Grafton Group remains on the hunt for acquisitions in Europe, but chief executive Gavin Slark says there's "no panic" for the company to get its chequebook out.
In an interview with the Irish Independent today – his first since being appointed CEO at Grafton last year – Mr Slark said finding value was key for the group, which in Ireland owns the Woodies and Atlantic Homecare DIY chains.
"We are looking at different European territories," he said. "But the Grafton Group has worked very hard since 2007 to keep a very strong financial base and the one thing that we're not going to do is make any rash decisions that will fundamentally weaken that.
"Although we are able to invest and are willing to invest, we will only do it if we believe we can find real value."
The company generates about 75pc of its €2bn in annual revenue in the UK, and the bulk of the remainder in Ireland. It also has a small presence in Poland and Belgium.
"We have been able to find real value in Belgium," he said. "There are other European territories that we would be interested in expanding into, predominantly in western Europe, but there's no panic for us to do it. There's plenty that we can do to improve the business we have."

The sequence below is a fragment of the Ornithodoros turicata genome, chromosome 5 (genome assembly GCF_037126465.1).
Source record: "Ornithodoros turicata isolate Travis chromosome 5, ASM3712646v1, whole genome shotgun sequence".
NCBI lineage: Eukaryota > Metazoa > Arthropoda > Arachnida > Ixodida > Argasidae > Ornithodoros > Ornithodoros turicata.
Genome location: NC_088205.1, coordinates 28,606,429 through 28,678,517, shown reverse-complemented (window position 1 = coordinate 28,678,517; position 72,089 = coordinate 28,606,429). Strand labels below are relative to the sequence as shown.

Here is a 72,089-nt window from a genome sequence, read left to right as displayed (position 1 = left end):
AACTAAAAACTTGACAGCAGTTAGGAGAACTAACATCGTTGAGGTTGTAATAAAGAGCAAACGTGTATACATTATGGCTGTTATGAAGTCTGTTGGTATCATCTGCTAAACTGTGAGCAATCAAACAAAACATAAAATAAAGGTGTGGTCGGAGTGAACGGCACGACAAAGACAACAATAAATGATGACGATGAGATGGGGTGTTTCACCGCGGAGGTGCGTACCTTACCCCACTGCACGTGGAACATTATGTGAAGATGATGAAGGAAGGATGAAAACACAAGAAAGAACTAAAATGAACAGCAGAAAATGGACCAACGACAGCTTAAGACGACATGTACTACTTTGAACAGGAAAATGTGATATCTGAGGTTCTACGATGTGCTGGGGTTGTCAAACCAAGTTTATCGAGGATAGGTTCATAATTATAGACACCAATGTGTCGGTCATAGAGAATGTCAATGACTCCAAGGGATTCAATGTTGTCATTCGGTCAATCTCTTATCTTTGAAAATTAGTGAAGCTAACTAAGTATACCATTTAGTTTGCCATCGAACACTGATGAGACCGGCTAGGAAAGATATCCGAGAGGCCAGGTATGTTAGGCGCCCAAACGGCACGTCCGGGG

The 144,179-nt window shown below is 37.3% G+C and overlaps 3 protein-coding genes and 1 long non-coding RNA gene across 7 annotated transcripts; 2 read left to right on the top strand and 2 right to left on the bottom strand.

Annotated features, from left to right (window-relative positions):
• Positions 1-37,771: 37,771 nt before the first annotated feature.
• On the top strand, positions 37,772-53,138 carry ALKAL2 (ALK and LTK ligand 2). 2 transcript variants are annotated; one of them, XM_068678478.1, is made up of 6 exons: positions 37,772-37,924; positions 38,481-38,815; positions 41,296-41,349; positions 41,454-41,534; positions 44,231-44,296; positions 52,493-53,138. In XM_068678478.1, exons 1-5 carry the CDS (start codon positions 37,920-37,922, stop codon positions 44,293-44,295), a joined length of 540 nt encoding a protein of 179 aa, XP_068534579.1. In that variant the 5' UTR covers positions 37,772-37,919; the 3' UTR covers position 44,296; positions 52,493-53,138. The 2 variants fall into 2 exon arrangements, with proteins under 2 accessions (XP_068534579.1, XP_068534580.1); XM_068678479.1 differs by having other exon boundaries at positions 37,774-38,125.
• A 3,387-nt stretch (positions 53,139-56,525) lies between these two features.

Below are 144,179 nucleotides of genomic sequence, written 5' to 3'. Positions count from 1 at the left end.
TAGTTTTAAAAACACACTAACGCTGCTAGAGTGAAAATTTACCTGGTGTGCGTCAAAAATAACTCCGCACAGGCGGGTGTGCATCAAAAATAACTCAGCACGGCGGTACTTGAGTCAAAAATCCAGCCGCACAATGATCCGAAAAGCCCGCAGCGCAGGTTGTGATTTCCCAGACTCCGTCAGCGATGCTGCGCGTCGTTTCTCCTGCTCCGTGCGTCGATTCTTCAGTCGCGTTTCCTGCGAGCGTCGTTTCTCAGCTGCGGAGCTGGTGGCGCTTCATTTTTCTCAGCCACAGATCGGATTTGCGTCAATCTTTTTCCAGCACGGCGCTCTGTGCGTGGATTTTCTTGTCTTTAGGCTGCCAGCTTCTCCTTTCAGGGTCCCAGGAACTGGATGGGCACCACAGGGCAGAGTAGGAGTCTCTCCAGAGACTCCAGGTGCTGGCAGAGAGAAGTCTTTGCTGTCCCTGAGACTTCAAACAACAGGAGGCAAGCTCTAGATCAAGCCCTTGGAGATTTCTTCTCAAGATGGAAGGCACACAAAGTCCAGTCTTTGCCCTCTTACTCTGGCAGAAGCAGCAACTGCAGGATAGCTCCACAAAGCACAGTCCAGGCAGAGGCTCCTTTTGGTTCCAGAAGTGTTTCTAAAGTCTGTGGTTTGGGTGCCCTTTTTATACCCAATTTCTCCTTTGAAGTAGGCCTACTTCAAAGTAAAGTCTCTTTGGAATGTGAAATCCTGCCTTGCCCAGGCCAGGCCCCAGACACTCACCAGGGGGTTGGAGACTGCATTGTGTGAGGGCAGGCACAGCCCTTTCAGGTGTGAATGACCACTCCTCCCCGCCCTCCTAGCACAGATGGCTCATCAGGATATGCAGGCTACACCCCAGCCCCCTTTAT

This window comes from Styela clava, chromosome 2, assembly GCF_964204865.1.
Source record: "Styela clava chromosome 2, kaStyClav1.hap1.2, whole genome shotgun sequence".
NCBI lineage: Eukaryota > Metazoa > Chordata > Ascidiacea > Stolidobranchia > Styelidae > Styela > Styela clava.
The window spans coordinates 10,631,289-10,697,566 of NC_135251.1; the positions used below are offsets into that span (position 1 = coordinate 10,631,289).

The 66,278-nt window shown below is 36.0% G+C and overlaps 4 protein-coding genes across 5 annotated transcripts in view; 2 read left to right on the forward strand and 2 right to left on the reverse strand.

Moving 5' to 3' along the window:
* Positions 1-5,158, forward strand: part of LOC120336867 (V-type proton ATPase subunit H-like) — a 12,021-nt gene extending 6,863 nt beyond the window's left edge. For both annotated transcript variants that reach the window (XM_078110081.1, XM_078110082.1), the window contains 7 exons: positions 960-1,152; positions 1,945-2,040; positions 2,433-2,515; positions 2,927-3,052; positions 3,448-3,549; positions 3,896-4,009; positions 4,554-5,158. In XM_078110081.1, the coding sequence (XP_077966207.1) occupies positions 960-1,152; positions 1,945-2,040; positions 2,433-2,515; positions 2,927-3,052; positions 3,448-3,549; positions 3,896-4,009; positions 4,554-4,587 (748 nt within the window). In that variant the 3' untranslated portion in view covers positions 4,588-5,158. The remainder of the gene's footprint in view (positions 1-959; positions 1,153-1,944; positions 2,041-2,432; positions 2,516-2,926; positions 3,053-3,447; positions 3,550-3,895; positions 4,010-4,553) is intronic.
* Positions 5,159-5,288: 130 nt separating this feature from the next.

He declined to say how much financial firepower Grafton might roll out for acquisitions.
"I don't want to put a spending target out there, but if we find the right business at the right price that brings the right value, the purchase price of that business is not going to be a hurdle to us."
He said the UK, where Grafton is the third-biggest builder merchanting firm with about a 10pc market share, remains its primary focus. He also said that the company has a "strong future" as an independent public company.
"About a third of the UK market is still with independently-owned builders' merchants," he explained. "We still see significant opportunity for us to improve our market share in the UK. It has to be driven by improving market share in profitable businesses. There's no desire for us just to have higher turnover. It's got to be driven by profit and it's got to be driven by cash."
"You can't build a long-term business plan for a group just waiting for an Irish recovery," said Mr Slark. "There's an awful lot of focus on what we're doing in the UK and improving profitability there." He added that improving consumer confidence in Ireland was essential to getting people spending again.
Mr Slark said that despite generating the bulk of its revenue and profits abroad, there was "absolutely no pressure" on Grafton to shift its primary listing to the UK. "There are a lot of other things we need to look at developing the business, rather than worrying about where the primary listing is."
Interview, Page 5